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Phosphorylation-Dependent Ubiquitination of Paraxial Protocadherin (PAPC) Controls Gastrulation Cell Movements

  • Masatake Kai,

    Affiliation: Department of Developmental Biology, National Institute for Basic Biology, 38 Nishigonaka, Myodaiji-cho, Okazaki, Aichi 444-8585, Japan

    Current address: Graduate School of Medicine, Osaka City University, 1-4-3 Asahi-machi, Abeno-ku, Osaka 545-8585, Japan

  • Naoto Ueno,

    Affiliations: Department of Developmental Biology, National Institute for Basic Biology, 38 Nishigonaka, Myodaiji-cho, Okazaki, Aichi 444-8585, Japan, Department of Molecular Biomechanics, SOKENDAI (The Graduate University for Advanced Studies), 38 Nishigonaka, Myodaiji-cho, Okazaki, Aichi 444-8585, Japan

  • Noriyuki Kinoshita

    nkinoshi@nibb.ac.jp

    Affiliations: Department of Developmental Biology, National Institute for Basic Biology, 38 Nishigonaka, Myodaiji-cho, Okazaki, Aichi 444-8585, Japan, Department of Molecular Biomechanics, SOKENDAI (The Graduate University for Advanced Studies), 38 Nishigonaka, Myodaiji-cho, Okazaki, Aichi 444-8585, Japan

Phosphorylation-Dependent Ubiquitination of Paraxial Protocadherin (PAPC) Controls Gastrulation Cell Movements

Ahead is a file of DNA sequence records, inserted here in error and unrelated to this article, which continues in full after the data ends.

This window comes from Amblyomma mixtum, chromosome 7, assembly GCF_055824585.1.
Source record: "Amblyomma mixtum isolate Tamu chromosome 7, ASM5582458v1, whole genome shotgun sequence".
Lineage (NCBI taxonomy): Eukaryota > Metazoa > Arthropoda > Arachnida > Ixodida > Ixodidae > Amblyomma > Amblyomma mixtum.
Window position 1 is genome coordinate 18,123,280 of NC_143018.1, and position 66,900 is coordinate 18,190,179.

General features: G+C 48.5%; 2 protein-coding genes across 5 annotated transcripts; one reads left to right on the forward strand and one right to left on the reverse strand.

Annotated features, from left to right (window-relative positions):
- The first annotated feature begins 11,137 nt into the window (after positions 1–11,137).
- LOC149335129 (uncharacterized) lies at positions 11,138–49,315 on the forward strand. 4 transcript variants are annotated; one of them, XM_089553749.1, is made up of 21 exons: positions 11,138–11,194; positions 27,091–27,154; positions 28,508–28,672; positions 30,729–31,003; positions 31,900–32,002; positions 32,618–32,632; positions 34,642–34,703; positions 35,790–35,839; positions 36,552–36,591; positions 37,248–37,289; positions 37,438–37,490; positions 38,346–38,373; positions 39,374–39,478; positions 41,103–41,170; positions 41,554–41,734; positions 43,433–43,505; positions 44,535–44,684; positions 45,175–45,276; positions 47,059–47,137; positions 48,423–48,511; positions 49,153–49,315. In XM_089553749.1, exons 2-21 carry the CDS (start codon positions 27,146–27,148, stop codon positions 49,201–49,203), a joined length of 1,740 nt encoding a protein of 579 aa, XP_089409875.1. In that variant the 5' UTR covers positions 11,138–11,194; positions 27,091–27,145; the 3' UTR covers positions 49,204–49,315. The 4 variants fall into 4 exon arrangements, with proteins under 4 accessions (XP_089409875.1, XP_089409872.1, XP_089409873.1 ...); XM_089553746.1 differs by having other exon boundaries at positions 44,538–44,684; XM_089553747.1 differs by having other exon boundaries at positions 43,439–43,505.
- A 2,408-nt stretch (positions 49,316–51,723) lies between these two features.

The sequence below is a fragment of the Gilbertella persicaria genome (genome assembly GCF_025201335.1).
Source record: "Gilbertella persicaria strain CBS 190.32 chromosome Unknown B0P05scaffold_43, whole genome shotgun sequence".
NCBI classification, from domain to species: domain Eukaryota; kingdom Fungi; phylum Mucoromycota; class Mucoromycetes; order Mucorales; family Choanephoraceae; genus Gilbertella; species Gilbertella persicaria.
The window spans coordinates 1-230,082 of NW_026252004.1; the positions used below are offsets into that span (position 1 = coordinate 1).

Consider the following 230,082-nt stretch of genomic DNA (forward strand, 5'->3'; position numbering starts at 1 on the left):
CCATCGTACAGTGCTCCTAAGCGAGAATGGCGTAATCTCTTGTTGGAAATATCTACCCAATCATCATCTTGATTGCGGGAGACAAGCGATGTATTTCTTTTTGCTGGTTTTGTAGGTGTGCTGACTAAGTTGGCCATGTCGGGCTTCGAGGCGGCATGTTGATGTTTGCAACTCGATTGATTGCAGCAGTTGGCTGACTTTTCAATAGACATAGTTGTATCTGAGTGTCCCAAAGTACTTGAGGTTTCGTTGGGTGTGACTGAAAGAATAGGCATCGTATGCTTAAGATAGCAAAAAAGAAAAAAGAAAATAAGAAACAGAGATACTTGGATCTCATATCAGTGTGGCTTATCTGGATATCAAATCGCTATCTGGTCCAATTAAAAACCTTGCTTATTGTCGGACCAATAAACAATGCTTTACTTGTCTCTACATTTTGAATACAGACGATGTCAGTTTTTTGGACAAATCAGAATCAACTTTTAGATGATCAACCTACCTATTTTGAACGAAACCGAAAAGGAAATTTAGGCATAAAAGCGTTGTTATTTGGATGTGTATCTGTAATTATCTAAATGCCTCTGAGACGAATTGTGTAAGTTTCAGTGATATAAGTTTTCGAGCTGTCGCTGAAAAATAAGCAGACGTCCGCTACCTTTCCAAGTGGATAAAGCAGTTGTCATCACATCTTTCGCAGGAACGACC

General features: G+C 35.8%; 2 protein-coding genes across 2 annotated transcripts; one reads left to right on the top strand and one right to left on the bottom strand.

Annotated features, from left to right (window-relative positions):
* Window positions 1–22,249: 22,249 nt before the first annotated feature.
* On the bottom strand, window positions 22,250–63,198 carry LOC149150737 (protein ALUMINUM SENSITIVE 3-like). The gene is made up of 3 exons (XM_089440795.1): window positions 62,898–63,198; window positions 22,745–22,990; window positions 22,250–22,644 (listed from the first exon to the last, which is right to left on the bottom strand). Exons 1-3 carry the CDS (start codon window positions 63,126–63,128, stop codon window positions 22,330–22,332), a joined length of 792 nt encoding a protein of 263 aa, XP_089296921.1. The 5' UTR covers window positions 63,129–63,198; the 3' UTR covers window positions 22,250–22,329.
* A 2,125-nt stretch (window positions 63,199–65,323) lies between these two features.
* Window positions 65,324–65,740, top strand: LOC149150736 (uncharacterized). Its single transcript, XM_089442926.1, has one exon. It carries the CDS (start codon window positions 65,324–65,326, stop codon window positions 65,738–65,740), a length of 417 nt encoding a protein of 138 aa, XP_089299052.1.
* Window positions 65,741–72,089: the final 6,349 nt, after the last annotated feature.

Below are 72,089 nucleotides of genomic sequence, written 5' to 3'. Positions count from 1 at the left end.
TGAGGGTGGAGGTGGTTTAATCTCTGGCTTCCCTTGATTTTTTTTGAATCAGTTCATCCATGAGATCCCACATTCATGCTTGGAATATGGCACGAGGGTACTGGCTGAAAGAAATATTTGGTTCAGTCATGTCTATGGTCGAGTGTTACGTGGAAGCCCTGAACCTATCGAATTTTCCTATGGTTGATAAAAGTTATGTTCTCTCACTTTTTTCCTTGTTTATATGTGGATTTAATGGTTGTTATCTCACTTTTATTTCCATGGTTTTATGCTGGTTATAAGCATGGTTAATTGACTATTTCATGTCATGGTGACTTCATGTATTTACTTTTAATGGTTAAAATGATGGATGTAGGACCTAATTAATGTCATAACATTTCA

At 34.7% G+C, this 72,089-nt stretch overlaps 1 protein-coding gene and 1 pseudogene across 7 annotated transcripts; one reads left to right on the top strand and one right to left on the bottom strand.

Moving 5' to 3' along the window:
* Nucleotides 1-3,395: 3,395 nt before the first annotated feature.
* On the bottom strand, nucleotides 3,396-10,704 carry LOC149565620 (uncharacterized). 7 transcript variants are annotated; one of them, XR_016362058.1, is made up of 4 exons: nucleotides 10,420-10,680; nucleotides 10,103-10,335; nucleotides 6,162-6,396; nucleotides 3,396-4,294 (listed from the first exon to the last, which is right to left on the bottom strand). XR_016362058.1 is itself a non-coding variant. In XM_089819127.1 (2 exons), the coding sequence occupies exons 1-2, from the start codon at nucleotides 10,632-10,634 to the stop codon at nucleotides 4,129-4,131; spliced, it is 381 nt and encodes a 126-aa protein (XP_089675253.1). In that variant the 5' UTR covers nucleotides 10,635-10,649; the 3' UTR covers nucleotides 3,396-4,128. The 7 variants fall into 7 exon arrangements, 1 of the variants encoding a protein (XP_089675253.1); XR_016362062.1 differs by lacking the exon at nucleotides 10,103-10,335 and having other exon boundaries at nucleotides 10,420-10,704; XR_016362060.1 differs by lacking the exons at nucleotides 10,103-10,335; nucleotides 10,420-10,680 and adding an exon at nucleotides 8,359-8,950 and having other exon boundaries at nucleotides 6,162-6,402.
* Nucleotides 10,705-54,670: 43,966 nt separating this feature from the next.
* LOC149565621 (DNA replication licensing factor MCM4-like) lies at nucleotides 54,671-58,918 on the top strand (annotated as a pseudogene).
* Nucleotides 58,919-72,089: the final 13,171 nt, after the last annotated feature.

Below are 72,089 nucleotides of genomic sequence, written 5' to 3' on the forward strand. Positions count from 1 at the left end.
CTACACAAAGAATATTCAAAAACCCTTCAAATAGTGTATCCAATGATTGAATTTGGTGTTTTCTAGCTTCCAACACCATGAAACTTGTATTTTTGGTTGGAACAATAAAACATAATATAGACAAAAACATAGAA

• Masatake Kai, 
  • Naoto Ueno, 
  • Noriyuki Kinoshita
PLOS
x

Abstract

Paraxial protocadherin (PAPC) has been shown to be involved in gastrulation cell movements during early embryogenesis. It is first expressed in the dorsal marginal zone at the early gastrula stage and subsequently restricted to the paraxial mesoderm in Xenopus and zebrafish. Using Xenopus embryos, we found that PAPC is also regulated at the protein level and is degraded and excluded from the plasma membrane in the axial mesoderm by the late gastrula stage. Regulation of PAPC requires poly-ubiquitination that is dependent on phosphorylation. PAPC is phosphorylated by GKS3 in the evolutionarily conserved cytoplasmic domain, and this in turn is necessary for poly-ubiquitination by an E3 ubiquitin ligase β-TrCP. We also show that precise control of PAPC by phosphorylation/ubiquitination is essential for normal Xenopus gastrulation cell movements. Taken together, our findings unveil a novel mechanism of regulation of a cell adhesion protein and show that this system plays a crucial role in vertebrate embryogenesis.

Introduction

Co-ordinated cell migration is fundamental to various biological processes including morphogenesis, wound healing and cancer metastasis. In gastrulating Xenopus embryos, for example, lateral and chordal mesodermal cells are polarized and aligned mediolaterally, and simultaneously migrate towards the midline and intercalate each other to narrow and elongate the body axis, a process known as convergent extension (CE) [1]. Here, cells are maintained as a cohesive tissue while individual cells break the cell-cell boundary by wedging between neighbouring cells, therefore it is proposed that regulation of cell adhesion/deadhesion is a prerequisite for such cell behaviour [2].